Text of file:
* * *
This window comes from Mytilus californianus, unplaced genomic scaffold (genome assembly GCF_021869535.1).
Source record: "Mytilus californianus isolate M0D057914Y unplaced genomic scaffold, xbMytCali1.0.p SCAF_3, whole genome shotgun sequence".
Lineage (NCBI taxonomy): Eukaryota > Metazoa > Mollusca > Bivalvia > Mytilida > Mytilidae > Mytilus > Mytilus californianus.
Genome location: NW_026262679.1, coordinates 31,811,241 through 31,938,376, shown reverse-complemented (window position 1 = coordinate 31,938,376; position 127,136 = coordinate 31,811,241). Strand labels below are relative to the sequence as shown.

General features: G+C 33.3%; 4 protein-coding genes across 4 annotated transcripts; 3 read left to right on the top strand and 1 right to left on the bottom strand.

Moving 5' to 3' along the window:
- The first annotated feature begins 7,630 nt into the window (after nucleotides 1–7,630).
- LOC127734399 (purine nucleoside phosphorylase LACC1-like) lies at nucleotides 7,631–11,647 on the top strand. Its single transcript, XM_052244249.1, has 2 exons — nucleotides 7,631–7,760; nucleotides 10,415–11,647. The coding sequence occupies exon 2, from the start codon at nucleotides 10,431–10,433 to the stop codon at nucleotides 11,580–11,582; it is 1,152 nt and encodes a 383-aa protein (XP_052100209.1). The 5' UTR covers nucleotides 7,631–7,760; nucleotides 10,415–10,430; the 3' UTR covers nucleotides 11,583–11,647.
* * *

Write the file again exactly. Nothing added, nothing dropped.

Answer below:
This window comes from Mytilus californianus, unplaced genomic scaffold (genome assembly GCF_021869535.1).
Source record: "Mytilus californianus isolate M0D057914Y unplaced genomic scaffold, xbMytCali1.0.p SCAF_3, whole genome shotgun sequence".
Lineage (NCBI taxonomy): Eukaryota > Metazoa > Mollusca > Bivalvia > Mytilida > Mytilidae > Mytilus > Mytilus californianus.
Genome location: NW_026262679.1, coordinates 31,811,241 through 31,938,376, shown reverse-complemented (window position 1 = coordinate 31,938,376; position 127,136 = coordinate 31,811,241). Strand labels below are relative to the sequence as shown.

General features: G+C 33.3%; 4 protein-coding genes across 4 annotated transcripts; 3 read left to right on the top strand and 1 right to left on the bottom strand.

Moving 5' to 3' along the window:
- The first annotated feature begins 7,630 nt into the window (after nucleotides 1–7,630).
- LOC127734399 (purine nucleoside phosphorylase LACC1-like) lies at nucleotides 7,631–11,647 on the top strand. Its single transcript, XM_052244249.1, has 2 exons — nucleotides 7,631–7,760; nucleotides 10,415–11,647. The coding sequence occupies exon 2, from the start codon at nucleotides 10,431–10,433 to the stop codon at nucleotides 11,580–11,582; it is 1,152 nt and encodes a 383-aa protein (XP_052100209.1). The 5' UTR covers nucleotides 7,631–7,760; nucleotides 10,415–10,430; the 3' UTR covers nucleotides 11,583–11,647.